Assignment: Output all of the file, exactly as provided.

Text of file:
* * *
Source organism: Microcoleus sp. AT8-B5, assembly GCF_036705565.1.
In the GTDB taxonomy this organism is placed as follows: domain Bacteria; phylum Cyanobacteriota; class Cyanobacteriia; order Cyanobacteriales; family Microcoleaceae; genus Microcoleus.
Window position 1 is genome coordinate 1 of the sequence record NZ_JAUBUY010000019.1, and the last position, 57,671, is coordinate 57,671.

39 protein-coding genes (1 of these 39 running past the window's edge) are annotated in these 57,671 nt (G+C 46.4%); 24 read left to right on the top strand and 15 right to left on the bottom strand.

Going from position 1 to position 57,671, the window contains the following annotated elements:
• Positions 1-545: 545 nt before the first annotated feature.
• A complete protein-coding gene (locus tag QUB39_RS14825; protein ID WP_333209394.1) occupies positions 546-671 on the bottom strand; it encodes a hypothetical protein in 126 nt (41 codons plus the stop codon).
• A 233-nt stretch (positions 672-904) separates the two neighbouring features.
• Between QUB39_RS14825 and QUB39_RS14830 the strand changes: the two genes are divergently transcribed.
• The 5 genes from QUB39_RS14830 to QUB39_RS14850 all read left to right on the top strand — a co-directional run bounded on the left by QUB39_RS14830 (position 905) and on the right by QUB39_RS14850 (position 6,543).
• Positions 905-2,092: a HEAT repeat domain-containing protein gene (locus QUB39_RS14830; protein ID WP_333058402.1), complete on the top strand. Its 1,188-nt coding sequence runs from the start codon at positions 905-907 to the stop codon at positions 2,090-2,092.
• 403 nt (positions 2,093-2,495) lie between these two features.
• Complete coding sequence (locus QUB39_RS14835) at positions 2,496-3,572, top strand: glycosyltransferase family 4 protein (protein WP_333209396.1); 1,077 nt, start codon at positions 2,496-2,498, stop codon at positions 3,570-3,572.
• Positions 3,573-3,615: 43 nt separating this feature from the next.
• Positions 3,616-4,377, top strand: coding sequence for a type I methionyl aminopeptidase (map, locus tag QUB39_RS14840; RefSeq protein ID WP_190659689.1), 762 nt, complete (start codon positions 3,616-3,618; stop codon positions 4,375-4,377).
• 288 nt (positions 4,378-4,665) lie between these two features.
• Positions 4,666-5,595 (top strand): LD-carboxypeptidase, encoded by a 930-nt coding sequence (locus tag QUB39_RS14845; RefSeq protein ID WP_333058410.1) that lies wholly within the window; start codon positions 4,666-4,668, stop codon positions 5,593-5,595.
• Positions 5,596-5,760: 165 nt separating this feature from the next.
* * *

Source organism: Microcoleus sp. AT8-B5, assembly GCF_036705565.1.
In the GTDB taxonomy this organism is placed as follows: domain Bacteria; phylum Cyanobacteriota; class Cyanobacteriia; order Cyanobacteriales; family Microcoleaceae; genus Microcoleus.
Window position 1 is genome coordinate 1 of the sequence record NZ_JAUBUY010000019.1, and the last position, 57,671, is coordinate 57,671.

39 protein-coding genes (1 of these 39 running past the window's edge) are annotated in these 57,671 nt (G+C 46.4%); 24 read left to right on the top strand and 15 right to left on the bottom strand.

Going from position 1 to position 57,671, the window contains the following annotated elements:
• Positions 1-545: 545 nt before the first annotated feature.
• A complete protein-coding gene (locus tag QUB39_RS14825; protein ID WP_333209394.1) occupies positions 546-671 on the bottom strand; it encodes a hypothetical protein in 126 nt (41 codons plus the stop codon).
• A 233-nt stretch (positions 672-904) separates the two neighbouring features.
• Between QUB39_RS14825 and QUB39_RS14830 the strand changes: the two genes are divergently transcribed.
• The 5 genes from QUB39_RS14830 to QUB39_RS14850 all read left to right on the top strand — a co-directional run bounded on the left by QUB39_RS14830 (position 905) and on the right by QUB39_RS14850 (position 6,543).
• Positions 905-2,092: a HEAT repeat domain-containing protein gene (locus QUB39_RS14830; protein ID WP_333058402.1), complete on the top strand. Its 1,188-nt coding sequence runs from the start codon at positions 905-907 to the stop codon at positions 2,090-2,092.
• 403 nt (positions 2,093-2,495) lie between these two features.
• Complete coding sequence (locus QUB39_RS14835) at positions 2,496-3,572, top strand: glycosyltransferase family 4 protein (protein WP_333209396.1); 1,077 nt, start codon at positions 2,496-2,498, stop codon at positions 3,570-3,572.
• Positions 3,573-3,615: 43 nt separating this feature from the next.
• Positions 3,616-4,377, top strand: coding sequence for a type I methionyl aminopeptidase (map, locus tag QUB39_RS14840; RefSeq protein ID WP_190659689.1), 762 nt, complete (start codon positions 3,616-3,618; stop codon positions 4,375-4,377).
• 288 nt (positions 4,378-4,665) lie between these two features.
• Positions 4,666-5,595 (top strand): LD-carboxypeptidase, encoded by a 930-nt coding sequence (locus tag QUB39_RS14845; RefSeq protein ID WP_333058410.1) that lies wholly within the window; start codon positions 4,666-4,668, stop codon positions 5,593-5,595.
• Positions 5,596-5,760: 165 nt separating this feature from the next.